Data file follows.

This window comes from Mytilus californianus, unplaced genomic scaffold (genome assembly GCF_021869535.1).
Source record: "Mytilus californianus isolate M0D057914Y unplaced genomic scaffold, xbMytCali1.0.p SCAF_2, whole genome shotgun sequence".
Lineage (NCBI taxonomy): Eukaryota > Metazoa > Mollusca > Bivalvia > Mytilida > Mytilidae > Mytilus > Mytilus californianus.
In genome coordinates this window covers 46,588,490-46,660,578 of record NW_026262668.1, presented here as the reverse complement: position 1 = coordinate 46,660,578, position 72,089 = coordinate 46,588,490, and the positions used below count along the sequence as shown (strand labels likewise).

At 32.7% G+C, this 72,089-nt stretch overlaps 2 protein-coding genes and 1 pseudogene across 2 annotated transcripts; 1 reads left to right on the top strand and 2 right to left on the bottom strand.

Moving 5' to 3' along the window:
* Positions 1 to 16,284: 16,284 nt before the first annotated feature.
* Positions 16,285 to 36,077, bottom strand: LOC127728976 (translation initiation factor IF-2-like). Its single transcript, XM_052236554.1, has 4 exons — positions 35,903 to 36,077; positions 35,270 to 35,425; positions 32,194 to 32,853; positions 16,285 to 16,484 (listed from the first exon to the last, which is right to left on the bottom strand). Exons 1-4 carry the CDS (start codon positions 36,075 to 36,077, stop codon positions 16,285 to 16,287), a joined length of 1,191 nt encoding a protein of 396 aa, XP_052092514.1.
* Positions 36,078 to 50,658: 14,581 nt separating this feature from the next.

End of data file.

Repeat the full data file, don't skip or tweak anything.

This window comes from Mytilus californianus, unplaced genomic scaffold (genome assembly GCF_021869535.1).
Source record: "Mytilus californianus isolate M0D057914Y unplaced genomic scaffold, xbMytCali1.0.p SCAF_2, whole genome shotgun sequence".
Lineage (NCBI taxonomy): Eukaryota > Metazoa > Mollusca > Bivalvia > Mytilida > Mytilidae > Mytilus > Mytilus californianus.
In genome coordinates this window covers 46,588,490-46,660,578 of record NW_026262668.1, presented here as the reverse complement: position 1 = coordinate 46,660,578, position 72,089 = coordinate 46,588,490, and the positions used below count along the sequence as shown (strand labels likewise).

At 32.7% G+C, this 72,089-nt stretch overlaps 2 protein-coding genes and 1 pseudogene across 2 annotated transcripts; 1 reads left to right on the top strand and 2 right to left on the bottom strand.

Moving 5' to 3' along the window:
* Positions 1 to 16,284: 16,284 nt before the first annotated feature.
* Positions 16,285 to 36,077, bottom strand: LOC127728976 (translation initiation factor IF-2-like). Its single transcript, XM_052236554.1, has 4 exons — positions 35,903 to 36,077; positions 35,270 to 35,425; positions 32,194 to 32,853; positions 16,285 to 16,484 (listed from the first exon to the last, which is right to left on the bottom strand). Exons 1-4 carry the CDS (start codon positions 36,075 to 36,077, stop codon positions 16,285 to 16,287), a joined length of 1,191 nt encoding a protein of 396 aa, XP_052092514.1.
* Positions 36,078 to 50,658: 14,581 nt separating this feature from the next.